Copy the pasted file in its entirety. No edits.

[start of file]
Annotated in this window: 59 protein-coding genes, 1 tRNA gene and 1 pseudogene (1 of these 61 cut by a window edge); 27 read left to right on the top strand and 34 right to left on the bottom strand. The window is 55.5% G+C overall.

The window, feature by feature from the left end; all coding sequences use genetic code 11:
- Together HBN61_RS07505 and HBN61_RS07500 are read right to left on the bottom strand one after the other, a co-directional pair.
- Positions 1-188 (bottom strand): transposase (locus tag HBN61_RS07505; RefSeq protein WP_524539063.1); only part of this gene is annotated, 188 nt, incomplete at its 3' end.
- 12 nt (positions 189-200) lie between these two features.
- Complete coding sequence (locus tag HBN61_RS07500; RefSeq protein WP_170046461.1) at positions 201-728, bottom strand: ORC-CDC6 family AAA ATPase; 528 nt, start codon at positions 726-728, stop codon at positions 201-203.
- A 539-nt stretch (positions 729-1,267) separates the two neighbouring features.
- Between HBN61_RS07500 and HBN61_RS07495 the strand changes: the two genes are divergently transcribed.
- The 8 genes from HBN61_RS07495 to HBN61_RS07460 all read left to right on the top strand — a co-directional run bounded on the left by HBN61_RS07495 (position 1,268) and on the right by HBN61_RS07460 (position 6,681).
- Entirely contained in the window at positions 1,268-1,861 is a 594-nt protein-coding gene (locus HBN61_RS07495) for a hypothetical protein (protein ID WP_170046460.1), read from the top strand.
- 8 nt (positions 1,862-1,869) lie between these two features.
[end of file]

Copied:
Annotated in this window: 59 protein-coding genes, 1 tRNA gene and 1 pseudogene (1 of these 61 cut by a window edge); 27 read left to right on the top strand and 34 right to left on the bottom strand. The window is 55.5% G+C overall.

The window, feature by feature from the left end; all coding sequences use genetic code 11:
- Together HBN61_RS07505 and HBN61_RS07500 are read right to left on the bottom strand one after the other, a co-directional pair.
- Positions 1-188 (bottom strand): transposase (locus tag HBN61_RS07505; RefSeq protein WP_524539063.1); only part of this gene is annotated, 188 nt, incomplete at its 3' end.
- 12 nt (positions 189-200) lie between these two features.
- Complete coding sequence (locus tag HBN61_RS07500; RefSeq protein WP_170046461.1) at positions 201-728, bottom strand: ORC-CDC6 family AAA ATPase; 528 nt, start codon at positions 726-728, stop codon at positions 201-203.
- A 539-nt stretch (positions 729-1,267) separates the two neighbouring features.
- Between HBN61_RS07500 and HBN61_RS07495 the strand changes: the two genes are divergently transcribed.
- The 8 genes from HBN61_RS07495 to HBN61_RS07460 all read left to right on the top strand — a co-directional run bounded on the left by HBN61_RS07495 (position 1,268) and on the right by HBN61_RS07460 (position 6,681).
- Entirely contained in the window at positions 1,268-1,861 is a 594-nt protein-coding gene (locus HBN61_RS07495) for a hypothetical protein (protein ID WP_170046460.1), read from the top strand.
- 8 nt (positions 1,862-1,869) lie between these two features.